Powerful US trade union federation, the AFL-CIO, has written a letter to the Securities and Exchange Commission asking that Kohlberg Kravis Roberts and hedge fund Och-Ziff Capital Management be regulated as investment companies rather than publicly traded limited partnerships in their upcoming initial public offerings, according to The Associated Press.
If the two firms were subject to the Investment Company Act of 1940, as the AFL-CIO has asked, they would be required to publicly disclose information about their finances and operations.
The letter expressed concern that the two firms’ activities, particularly KKR’s ownership of $11.9 billion (€8.6 billion) in mortgage-backed securities, would present a risk for potential investors, according to the AP.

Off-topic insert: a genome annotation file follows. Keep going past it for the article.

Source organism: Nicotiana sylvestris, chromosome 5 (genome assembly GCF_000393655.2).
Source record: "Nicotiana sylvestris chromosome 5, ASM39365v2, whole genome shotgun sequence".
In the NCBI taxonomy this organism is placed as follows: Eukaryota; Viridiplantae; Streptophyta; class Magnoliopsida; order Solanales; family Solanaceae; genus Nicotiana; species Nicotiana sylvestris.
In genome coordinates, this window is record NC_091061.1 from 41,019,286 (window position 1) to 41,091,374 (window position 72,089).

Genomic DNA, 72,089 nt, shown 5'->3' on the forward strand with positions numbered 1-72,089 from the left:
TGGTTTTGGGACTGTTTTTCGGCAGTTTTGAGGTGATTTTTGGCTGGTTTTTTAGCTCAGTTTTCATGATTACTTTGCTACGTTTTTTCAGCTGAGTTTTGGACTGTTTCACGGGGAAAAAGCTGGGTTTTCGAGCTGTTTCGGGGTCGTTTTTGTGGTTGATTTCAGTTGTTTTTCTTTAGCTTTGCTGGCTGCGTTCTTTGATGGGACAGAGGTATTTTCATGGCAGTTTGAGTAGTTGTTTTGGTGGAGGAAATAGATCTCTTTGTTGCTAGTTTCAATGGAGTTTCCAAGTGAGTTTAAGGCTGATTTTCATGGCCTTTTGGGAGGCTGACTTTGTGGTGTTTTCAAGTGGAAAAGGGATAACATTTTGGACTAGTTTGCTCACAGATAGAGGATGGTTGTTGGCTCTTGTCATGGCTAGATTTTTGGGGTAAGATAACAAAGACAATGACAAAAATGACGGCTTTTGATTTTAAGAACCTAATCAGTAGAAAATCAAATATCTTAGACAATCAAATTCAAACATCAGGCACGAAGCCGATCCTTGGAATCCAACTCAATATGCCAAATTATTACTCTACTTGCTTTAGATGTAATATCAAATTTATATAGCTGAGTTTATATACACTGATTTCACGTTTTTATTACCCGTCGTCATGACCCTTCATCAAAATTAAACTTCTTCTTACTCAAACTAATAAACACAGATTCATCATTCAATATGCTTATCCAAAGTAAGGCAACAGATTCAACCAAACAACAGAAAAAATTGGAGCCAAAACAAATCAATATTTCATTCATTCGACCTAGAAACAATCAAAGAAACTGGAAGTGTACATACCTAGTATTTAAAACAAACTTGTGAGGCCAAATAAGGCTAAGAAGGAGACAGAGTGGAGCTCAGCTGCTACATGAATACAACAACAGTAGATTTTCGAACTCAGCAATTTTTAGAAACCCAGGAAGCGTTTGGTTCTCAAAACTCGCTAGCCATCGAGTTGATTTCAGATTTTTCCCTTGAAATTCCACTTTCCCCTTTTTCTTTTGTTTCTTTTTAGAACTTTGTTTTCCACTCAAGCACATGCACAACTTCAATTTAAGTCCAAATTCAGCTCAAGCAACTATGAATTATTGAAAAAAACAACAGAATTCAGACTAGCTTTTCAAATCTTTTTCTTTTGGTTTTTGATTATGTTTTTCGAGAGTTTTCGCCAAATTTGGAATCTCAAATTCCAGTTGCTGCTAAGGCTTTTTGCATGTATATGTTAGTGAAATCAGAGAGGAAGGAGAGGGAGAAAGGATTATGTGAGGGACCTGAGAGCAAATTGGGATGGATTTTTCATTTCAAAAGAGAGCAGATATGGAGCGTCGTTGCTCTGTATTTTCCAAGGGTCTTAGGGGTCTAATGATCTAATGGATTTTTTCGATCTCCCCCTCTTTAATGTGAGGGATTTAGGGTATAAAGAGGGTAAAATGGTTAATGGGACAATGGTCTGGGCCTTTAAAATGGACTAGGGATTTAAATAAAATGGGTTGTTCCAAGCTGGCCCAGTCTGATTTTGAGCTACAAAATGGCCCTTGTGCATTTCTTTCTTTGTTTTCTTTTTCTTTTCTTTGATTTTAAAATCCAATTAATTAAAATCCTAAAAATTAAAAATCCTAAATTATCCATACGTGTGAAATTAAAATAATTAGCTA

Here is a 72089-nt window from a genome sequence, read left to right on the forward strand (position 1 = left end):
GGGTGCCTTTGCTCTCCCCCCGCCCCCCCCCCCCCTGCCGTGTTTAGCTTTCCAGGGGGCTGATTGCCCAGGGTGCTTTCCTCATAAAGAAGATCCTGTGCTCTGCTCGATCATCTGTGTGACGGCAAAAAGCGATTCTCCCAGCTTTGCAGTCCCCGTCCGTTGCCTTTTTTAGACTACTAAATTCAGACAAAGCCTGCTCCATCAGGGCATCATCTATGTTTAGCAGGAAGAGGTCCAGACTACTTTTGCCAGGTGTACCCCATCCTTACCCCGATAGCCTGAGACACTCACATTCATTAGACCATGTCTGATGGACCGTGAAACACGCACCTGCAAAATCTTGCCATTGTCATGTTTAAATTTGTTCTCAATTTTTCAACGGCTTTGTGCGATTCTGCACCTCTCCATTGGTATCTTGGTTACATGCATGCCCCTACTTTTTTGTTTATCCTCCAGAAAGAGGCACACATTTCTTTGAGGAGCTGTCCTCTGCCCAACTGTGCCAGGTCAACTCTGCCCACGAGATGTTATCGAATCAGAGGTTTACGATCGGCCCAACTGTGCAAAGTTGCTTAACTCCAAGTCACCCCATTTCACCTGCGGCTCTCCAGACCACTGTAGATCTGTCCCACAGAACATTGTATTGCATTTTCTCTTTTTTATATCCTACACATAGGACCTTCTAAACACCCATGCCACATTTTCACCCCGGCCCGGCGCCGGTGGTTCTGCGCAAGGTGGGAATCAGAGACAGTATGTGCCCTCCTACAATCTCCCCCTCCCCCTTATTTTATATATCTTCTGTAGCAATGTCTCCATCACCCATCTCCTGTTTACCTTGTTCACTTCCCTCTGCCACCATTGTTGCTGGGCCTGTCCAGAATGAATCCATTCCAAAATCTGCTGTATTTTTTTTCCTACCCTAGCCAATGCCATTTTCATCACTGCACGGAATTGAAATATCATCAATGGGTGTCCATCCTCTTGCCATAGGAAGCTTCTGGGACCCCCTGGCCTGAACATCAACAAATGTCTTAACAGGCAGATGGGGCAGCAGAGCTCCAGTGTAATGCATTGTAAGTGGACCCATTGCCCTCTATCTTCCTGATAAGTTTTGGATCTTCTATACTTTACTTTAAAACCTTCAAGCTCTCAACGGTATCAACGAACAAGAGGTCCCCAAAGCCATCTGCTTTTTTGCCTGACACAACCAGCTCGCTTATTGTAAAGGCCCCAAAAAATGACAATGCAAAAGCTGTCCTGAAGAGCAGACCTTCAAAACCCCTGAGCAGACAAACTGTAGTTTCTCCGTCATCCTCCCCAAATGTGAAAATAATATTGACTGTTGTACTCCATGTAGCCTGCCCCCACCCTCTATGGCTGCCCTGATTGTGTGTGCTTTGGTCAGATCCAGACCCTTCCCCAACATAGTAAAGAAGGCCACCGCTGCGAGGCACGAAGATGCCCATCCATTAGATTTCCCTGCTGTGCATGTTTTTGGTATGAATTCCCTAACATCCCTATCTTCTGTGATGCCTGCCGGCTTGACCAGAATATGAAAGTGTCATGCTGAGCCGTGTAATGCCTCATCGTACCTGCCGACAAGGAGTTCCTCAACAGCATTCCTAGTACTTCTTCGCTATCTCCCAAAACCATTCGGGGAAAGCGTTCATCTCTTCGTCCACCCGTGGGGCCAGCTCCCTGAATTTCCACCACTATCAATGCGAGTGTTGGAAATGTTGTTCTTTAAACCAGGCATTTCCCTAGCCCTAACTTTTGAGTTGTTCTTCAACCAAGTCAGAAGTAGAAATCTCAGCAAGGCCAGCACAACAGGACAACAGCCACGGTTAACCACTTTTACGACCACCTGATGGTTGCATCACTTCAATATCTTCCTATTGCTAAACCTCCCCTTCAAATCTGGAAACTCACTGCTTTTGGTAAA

KKR filed in early July for a proposed $1.25 billion listing on the New York Stock Exchange. Och-Ziff also filed in early July for a $2 billion initial public offering on the NYSE.
In a similar letter sent prior to The Blackstone Group’s $4 billion IPO in June, the AFL-CIO accused the private equity firm of evading the Investment Company Act.
Andrew Donohue, director of the SEC’s division of investment management, recently told the Senate Finance Committee that its staff had thoroughly reviewed the filings of alterative asset managers such as Blackstone and Fortress Investment Group and found they were not required to register under the Investment Company Act.